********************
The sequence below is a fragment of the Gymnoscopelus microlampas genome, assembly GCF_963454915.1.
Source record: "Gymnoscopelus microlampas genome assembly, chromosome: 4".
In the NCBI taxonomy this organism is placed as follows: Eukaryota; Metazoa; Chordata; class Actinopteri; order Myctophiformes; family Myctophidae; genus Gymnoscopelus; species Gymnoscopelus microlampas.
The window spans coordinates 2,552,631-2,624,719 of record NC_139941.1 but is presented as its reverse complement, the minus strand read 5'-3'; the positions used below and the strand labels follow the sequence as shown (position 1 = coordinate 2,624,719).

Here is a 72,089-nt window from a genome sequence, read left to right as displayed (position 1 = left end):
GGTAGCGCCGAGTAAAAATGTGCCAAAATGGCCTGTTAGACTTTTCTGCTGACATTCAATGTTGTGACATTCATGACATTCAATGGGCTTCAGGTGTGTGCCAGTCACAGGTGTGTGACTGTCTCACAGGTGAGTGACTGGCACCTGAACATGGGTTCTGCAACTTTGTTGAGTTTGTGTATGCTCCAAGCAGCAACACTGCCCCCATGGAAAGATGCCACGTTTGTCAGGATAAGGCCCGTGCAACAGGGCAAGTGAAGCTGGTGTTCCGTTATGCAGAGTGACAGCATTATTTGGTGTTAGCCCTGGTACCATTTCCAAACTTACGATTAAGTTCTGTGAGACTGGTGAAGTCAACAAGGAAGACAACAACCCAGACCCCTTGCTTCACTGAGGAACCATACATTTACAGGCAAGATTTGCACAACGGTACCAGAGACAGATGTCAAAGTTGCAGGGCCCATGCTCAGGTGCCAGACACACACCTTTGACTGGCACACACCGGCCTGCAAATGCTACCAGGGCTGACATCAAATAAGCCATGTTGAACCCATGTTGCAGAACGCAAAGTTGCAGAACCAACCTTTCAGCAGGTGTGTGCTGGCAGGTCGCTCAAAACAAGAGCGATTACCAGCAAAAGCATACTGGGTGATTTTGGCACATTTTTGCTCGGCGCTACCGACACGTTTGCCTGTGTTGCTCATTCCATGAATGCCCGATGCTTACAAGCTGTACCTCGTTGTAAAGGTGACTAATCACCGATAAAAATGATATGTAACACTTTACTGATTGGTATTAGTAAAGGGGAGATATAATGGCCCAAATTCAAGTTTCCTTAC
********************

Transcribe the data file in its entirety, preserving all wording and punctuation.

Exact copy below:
The sequence below is a fragment of the Gymnoscopelus microlampas genome, assembly GCF_963454915.1.
Source record: "Gymnoscopelus microlampas genome assembly, chromosome: 4".
In the NCBI taxonomy this organism is placed as follows: Eukaryota; Metazoa; Chordata; class Actinopteri; order Myctophiformes; family Myctophidae; genus Gymnoscopelus; species Gymnoscopelus microlampas.
The window spans coordinates 2,552,631-2,624,719 of record NC_139941.1 but is presented as its reverse complement, the minus strand read 5'-3'; the positions used below and the strand labels follow the sequence as shown (position 1 = coordinate 2,624,719).

Here is a 72,089-nt window from a genome sequence, read left to right as displayed (position 1 = left end):
GGTAGCGCCGAGTAAAAATGTGCCAAAATGGCCTGTTAGACTTTTCTGCTGACATTCAATGTTGTGACATTCATGACATTCAATGGGCTTCAGGTGTGTGCCAGTCACAGGTGTGTGACTGTCTCACAGGTGAGTGACTGGCACCTGAACATGGGTTCTGCAACTTTGTTGAGTTTGTGTATGCTCCAAGCAGCAACACTGCCCCCATGGAAAGATGCCACGTTTGTCAGGATAAGGCCCGTGCAACAGGGCAAGTGAAGCTGGTGTTCCGTTATGCAGAGTGACAGCATTATTTGGTGTTAGCCCTGGTACCATTTCCAAACTTACGATTAAGTTCTGTGAGACTGGTGAAGTCAACAAGGAAGACAACAACCCAGACCCCTTGCTTCACTGAGGAACCATACATTTACAGGCAAGATTTGCACAACGGTACCAGAGACAGATGTCAAAGTTGCAGGGCCCATGCTCAGGTGCCAGACACACACCTTTGACTGGCACACACCGGCCTGCAAATGCTACCAGGGCTGACATCAAATAAGCCATGTTGAACCCATGTTGCAGAACGCAAAGTTGCAGAACCAACCTTTCAGCAGGTGTGTGCTGGCAGGTCGCTCAAAACAAGAGCGATTACCAGCAAAAGCATACTGGGTGATTTTGGCACATTTTTGCTCGGCGCTACCGACACGTTTGCCTGTGTTGCTCATTCCATGAATGCCCGATGCTTACAAGCTGTACCTCGTTGTAAAGGTGACTAATCACCGATAAAAATGATATGTAACACTTTACTGATTGGTATTAGTAAAGGGGAGATATAATGGCCCAAATTCAAGTTTCCTTAC